HiFreq: Smart high-frequency environmental sensor networks for quantifying nonlinear hydrological process dynamics across spatial scales
HiFreq is a Marie Sklodowska Curie Research and Innovation Staff Exchange (RISE) project funded by the European Union under the Horizon 2020 framework programme for research and innovation from December 2016 to November 2020. It brings together 15 full partners from 6 countries across the EU as well as 7 associated partners from the United States, Canada, New Zealand, Australia and Japan.
The key aim of HiFreq is to drive innovation in high frequency environmental sensor network technologies and modelling, in particular to quantify non-linear process dynamics in ecohydrological, biogeochemical and ecosystem monitoring.
Why Europe needs HiFreq
Regulators and industries are challenged by the difficulty to analyse and predict the impact of nonlinear environmental processes on short-term and long-term responses of ecosystems to environmental change. Until very recently, the development of conventional monitoring, forecasting and prediction tools has been based on the assumption of stationary environmental systems. In the context of global change these tools are increasingly pushed towards and even beyond their design limits.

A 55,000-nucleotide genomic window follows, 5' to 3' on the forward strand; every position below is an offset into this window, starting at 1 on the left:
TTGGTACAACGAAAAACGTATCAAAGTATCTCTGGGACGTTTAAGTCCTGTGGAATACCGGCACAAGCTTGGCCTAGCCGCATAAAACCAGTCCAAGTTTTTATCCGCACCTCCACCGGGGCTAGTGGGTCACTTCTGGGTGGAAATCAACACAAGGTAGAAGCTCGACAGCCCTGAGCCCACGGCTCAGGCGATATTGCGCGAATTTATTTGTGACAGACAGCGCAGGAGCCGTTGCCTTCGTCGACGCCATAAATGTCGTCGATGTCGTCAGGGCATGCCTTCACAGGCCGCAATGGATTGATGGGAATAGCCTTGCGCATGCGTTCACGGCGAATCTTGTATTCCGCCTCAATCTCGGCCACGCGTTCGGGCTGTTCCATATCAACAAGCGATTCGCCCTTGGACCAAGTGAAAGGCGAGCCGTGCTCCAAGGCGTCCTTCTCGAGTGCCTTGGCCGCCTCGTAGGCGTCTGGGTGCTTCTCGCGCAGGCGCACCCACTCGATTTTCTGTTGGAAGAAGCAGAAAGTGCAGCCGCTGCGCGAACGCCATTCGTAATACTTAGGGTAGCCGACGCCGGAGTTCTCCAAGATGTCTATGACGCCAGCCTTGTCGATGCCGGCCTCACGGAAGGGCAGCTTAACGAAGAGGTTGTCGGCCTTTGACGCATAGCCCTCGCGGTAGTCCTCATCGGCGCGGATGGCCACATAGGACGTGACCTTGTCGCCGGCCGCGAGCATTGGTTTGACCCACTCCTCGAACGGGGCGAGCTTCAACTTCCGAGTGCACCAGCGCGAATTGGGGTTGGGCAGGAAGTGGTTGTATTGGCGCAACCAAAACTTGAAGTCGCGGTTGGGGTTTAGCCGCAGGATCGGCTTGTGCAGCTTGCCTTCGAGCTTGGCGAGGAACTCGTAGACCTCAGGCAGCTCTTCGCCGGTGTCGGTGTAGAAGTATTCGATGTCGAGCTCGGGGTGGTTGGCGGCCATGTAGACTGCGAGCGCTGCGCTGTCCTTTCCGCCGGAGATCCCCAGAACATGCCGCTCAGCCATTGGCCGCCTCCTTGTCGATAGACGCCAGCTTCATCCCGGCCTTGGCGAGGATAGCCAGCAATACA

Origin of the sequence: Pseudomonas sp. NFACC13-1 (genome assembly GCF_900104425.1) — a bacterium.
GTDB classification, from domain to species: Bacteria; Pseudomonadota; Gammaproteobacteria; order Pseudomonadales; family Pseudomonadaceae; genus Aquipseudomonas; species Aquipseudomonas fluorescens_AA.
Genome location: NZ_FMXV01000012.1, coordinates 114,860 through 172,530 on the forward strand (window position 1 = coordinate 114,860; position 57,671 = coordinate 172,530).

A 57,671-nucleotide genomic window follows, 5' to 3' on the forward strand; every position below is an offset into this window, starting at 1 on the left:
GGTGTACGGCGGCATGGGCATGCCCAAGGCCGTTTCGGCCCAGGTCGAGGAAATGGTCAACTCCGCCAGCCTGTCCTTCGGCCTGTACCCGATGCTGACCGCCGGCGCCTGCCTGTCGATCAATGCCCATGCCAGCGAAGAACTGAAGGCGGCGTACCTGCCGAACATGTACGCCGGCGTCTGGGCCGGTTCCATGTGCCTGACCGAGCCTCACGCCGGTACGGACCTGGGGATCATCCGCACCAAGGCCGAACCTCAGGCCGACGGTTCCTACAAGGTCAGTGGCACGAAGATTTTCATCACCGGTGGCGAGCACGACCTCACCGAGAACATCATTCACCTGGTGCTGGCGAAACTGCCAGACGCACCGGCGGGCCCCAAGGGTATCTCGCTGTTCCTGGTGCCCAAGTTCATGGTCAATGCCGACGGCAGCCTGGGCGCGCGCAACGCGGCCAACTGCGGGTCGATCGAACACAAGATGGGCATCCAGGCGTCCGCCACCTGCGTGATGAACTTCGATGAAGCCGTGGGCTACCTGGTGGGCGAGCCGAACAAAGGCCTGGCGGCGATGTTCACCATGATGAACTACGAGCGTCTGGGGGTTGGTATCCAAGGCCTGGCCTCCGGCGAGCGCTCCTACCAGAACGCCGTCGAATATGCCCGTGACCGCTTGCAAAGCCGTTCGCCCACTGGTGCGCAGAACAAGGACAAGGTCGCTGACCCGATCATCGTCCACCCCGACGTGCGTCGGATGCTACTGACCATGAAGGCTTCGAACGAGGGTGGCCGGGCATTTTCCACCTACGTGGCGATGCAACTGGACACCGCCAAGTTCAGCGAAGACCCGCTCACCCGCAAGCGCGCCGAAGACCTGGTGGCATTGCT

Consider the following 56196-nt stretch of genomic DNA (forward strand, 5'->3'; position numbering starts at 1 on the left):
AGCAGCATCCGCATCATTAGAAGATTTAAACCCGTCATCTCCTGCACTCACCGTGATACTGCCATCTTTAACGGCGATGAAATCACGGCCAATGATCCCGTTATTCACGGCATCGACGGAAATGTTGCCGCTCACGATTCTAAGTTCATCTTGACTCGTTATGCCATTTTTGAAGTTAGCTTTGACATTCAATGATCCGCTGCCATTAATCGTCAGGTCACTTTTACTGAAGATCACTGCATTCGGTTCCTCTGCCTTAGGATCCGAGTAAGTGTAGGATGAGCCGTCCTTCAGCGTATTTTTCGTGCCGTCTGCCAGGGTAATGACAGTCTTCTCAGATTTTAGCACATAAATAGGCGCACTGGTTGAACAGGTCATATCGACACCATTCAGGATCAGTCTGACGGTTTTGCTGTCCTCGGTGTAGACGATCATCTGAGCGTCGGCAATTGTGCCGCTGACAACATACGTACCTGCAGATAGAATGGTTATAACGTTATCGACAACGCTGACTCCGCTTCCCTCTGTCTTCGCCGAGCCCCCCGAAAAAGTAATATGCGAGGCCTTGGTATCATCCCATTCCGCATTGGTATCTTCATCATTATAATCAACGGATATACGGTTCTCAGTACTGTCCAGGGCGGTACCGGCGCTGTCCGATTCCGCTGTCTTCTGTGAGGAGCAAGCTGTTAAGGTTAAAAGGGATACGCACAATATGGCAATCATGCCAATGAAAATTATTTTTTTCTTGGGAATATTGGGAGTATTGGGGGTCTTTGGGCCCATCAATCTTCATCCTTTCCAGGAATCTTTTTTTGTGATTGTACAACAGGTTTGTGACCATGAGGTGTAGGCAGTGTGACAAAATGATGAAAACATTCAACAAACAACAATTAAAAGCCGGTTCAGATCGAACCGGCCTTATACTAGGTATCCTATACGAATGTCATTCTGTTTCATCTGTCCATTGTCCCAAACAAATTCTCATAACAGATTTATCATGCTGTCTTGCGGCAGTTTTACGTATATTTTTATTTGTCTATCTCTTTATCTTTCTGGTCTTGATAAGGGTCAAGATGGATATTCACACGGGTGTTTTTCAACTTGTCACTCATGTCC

This project follows the rationale that only novel, high-frequency/high resolution monitoring and predictive modelling will yield new process understanding of ecosystem functioning. Technological progress offers as many opportunities as it triggers challenges: what are needed now are new strategies to generate, manage and analyse BIG DATA at unprecedented spatial and temporal resolution. Innovation can only stand as a synonym for ‘significant positive changes’ if [a] we manage to clearly state the challenges (global change & non-stationarity) and problems (generating and managing high-frequency information) and [b] transform them into solutions, i.e. the quantification and prediction of environmental responses to global change as a prerequisite for designing and implementing adaptation and/or mitigation strategies. The timely outcomes of this project will hence be of great relevance for the scientific community, regulators, and the private sector.